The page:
Google plans five Nexus phones and tablets for Jelly Bean

Google is planning not one but as many as five Nexus phones and tablets to showcase Jelly Bean, the next update after Ice Cream Sandwich.

Google is planning not one but five Nexus phones and tablets, according to new reports. That's a whole line-up of sequels to the Samsung Galaxy Nexus , Nexus S and the original Google Nexus One to show off the next generation of Android.

Previously Google has worked with one manufacturer at a time to build a Nexus phone for each new update to the Android operating system. But the next update, Jelly Bean , will appear on a range of five phones and tablets built as many as five partner manufacturers, to be released in the US by the end of November.

The next flagship Android phones would also be sold directly by Google, according to the Wall Street Journal. In the US the current flagship Galaxy Nexus is on sale from Google Play, the Android app market and online shop for movies and music. It's been a while since Google has directly sold a Nexus phone rather than through the usual shops and networks, which was the original plan for the first Nexus phone.

Buying a phone direct costs more up front, but is often cheaper in the long run and gives you the flexibility to choose any phone deal you fancy.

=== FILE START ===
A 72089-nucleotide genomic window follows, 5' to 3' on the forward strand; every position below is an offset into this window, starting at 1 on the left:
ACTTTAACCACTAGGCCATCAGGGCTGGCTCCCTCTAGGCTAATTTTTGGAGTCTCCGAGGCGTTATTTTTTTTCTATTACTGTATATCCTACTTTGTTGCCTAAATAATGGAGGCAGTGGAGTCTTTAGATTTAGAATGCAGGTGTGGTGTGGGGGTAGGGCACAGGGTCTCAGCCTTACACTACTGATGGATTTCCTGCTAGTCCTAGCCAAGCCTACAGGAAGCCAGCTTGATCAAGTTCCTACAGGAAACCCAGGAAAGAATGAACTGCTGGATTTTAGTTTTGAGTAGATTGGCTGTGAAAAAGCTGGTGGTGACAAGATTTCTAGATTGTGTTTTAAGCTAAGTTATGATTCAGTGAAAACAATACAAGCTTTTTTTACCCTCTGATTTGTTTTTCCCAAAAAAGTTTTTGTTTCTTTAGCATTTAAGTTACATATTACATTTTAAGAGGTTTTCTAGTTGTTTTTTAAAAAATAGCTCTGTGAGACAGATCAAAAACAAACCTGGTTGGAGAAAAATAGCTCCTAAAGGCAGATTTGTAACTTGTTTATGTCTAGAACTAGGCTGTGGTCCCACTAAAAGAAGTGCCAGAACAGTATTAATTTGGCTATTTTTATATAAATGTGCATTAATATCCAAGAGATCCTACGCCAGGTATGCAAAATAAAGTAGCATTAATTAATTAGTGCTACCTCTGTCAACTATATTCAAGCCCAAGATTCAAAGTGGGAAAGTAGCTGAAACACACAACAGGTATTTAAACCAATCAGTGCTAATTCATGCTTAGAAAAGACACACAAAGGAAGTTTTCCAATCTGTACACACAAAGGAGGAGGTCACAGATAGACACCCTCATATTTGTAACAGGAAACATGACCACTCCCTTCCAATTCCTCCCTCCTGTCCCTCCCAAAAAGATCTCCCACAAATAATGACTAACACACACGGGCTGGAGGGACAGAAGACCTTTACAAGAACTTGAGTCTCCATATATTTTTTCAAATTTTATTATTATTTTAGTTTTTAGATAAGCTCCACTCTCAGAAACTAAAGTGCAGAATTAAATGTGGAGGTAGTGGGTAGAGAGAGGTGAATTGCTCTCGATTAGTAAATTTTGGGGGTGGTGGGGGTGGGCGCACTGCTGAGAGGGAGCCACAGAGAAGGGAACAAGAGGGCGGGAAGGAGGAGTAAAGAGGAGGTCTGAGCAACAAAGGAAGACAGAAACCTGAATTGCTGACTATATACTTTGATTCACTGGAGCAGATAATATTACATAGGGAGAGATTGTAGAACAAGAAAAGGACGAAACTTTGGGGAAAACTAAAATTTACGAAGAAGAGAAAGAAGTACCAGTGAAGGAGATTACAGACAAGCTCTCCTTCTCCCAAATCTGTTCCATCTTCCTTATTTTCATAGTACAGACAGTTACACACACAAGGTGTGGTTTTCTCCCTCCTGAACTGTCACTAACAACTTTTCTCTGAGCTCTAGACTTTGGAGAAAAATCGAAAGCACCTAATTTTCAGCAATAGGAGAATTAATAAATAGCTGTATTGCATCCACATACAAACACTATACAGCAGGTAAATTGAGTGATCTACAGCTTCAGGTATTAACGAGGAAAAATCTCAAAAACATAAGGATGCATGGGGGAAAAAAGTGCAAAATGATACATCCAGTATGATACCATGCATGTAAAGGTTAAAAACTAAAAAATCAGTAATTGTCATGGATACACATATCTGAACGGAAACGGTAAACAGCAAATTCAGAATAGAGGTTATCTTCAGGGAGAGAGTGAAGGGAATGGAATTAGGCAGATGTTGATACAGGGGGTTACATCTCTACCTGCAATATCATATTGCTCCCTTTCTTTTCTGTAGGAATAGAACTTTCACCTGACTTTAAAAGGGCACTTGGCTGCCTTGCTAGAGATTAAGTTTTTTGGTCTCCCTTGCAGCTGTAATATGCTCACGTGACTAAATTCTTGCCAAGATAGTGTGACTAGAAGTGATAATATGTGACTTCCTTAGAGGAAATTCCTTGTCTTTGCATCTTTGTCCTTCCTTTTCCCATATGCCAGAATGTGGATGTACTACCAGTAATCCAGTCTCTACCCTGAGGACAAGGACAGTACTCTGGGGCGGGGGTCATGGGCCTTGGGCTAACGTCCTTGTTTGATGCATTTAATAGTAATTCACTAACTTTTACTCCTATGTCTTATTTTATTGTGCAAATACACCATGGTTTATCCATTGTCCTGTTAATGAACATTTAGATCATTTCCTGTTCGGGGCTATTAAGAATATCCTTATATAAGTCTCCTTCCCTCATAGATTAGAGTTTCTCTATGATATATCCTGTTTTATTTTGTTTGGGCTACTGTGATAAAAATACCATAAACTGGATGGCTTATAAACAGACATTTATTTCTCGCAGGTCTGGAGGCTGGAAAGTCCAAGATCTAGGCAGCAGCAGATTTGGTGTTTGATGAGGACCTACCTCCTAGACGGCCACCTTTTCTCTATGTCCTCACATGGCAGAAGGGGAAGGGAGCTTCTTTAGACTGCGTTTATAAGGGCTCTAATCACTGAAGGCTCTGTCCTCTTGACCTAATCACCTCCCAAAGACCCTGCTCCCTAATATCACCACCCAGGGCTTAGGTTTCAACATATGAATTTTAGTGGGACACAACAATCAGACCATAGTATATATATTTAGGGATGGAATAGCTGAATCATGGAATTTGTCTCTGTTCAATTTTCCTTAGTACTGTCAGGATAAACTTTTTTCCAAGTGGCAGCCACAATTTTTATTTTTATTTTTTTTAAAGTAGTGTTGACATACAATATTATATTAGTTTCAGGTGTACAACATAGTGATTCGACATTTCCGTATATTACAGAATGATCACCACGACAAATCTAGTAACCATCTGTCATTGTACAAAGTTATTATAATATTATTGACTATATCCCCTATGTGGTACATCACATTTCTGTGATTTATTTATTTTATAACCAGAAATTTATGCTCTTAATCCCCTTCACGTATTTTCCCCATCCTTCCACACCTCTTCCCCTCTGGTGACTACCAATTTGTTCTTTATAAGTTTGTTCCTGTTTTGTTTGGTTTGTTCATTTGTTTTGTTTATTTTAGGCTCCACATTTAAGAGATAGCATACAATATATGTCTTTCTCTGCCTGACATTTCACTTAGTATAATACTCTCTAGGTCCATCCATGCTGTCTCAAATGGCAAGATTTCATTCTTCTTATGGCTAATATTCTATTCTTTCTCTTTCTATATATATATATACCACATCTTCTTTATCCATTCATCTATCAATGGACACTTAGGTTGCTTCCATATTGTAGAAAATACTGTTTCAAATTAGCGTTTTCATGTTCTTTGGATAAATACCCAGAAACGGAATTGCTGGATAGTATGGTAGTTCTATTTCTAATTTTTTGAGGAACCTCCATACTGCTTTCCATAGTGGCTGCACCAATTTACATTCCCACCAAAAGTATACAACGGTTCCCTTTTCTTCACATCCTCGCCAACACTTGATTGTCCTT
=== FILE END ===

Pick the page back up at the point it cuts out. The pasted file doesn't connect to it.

Each new version of Android is showcased on a flagship phone, given the Nexus moniker and untainted by any of the extra features added by phone builders and networks. The current version is known as Ice Cream Sandwich, which made its debut on the Galaxy Nexus last year -- yet Ice Cream Sandwich is still only on 5 per cent of phones .

Google is also rumoured to be preparing a Nexus tablet to show off Android on a larger screen. Asus is slated to build the Nexus tablet, despite Samsung's having built the last two Nexus phones and Motorola having been absorbed by Google. Google spent £7.6bn on Motorola , which built the Motorola Xoom , the first tablet to show off Android version 3.0 Honeycomb.

Check out our guide to every Android update ever to see the evolution of the OS.

Would you buy a phone direct from Google or do you prefer a network contract's cheaper initial outlay? What could the different Android manufacturers bring to the range of Nexus phones? Tell me your thoughts in the comments or on our Facebook page.

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About the author

Rich Trenholm is a senior editor at CNET where he covers everything from phones to bionic implants. Based in London since 2007, he has travelled the world seeking out the latest and best consumer technology for your enjoyment.

 

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